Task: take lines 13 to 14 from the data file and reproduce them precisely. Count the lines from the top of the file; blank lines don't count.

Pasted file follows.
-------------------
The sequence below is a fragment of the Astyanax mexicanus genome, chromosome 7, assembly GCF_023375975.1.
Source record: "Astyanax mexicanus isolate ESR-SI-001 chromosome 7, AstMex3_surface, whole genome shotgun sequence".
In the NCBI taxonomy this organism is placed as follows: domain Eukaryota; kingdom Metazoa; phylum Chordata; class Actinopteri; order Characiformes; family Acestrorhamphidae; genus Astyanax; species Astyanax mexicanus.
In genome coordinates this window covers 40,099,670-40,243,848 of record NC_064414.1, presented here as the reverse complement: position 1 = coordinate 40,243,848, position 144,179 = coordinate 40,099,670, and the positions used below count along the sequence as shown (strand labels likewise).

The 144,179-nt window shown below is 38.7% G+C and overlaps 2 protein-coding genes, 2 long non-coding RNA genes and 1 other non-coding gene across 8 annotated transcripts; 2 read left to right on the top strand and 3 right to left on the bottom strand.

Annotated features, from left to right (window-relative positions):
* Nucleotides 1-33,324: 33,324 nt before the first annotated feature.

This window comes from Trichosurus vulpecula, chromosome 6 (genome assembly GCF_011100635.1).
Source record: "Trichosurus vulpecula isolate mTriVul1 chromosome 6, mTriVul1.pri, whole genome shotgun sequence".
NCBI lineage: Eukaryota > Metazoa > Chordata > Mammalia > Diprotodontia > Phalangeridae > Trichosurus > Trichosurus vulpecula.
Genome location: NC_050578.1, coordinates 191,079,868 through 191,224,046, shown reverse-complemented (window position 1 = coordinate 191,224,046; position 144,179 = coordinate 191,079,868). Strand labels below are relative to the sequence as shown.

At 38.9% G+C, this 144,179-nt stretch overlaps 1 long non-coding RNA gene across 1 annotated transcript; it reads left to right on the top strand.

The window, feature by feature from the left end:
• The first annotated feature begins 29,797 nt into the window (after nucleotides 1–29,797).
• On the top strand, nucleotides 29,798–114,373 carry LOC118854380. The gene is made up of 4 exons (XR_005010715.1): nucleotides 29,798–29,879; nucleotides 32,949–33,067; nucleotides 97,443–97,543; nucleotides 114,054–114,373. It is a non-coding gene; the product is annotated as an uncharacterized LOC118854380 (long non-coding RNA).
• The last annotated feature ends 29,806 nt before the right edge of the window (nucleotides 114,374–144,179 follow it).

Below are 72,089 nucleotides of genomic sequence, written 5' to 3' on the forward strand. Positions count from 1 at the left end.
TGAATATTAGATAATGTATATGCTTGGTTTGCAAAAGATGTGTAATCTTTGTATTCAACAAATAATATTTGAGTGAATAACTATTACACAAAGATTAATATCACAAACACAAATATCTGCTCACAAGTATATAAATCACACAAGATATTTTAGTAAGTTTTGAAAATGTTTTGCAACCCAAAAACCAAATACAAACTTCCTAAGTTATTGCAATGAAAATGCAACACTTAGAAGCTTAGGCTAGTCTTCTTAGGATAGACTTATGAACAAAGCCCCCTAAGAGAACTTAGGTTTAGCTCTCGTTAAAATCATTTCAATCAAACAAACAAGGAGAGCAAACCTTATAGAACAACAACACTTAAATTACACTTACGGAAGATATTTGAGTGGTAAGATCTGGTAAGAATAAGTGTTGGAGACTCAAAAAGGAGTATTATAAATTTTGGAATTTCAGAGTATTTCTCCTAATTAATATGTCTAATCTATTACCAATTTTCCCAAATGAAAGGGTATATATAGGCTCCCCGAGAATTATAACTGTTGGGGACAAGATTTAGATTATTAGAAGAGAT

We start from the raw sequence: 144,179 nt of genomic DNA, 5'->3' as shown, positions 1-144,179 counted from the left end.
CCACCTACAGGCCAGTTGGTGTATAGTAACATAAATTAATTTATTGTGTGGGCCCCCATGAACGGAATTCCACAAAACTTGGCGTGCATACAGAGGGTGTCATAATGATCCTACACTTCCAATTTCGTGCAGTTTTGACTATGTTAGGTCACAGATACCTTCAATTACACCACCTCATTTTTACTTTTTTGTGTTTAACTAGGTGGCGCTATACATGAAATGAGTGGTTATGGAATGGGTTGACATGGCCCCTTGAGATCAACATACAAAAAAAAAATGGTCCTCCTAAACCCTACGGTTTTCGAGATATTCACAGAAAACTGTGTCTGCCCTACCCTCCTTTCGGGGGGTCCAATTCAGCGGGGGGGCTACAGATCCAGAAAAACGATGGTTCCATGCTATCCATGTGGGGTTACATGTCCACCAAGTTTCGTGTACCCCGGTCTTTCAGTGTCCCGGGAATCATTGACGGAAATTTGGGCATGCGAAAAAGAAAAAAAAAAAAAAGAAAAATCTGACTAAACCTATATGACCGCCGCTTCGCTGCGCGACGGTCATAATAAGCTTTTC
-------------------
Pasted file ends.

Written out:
The window, feature by feature from the left end:
• The first annotated feature begins 29,797 nt into the window (after nucleotides 1–29,797).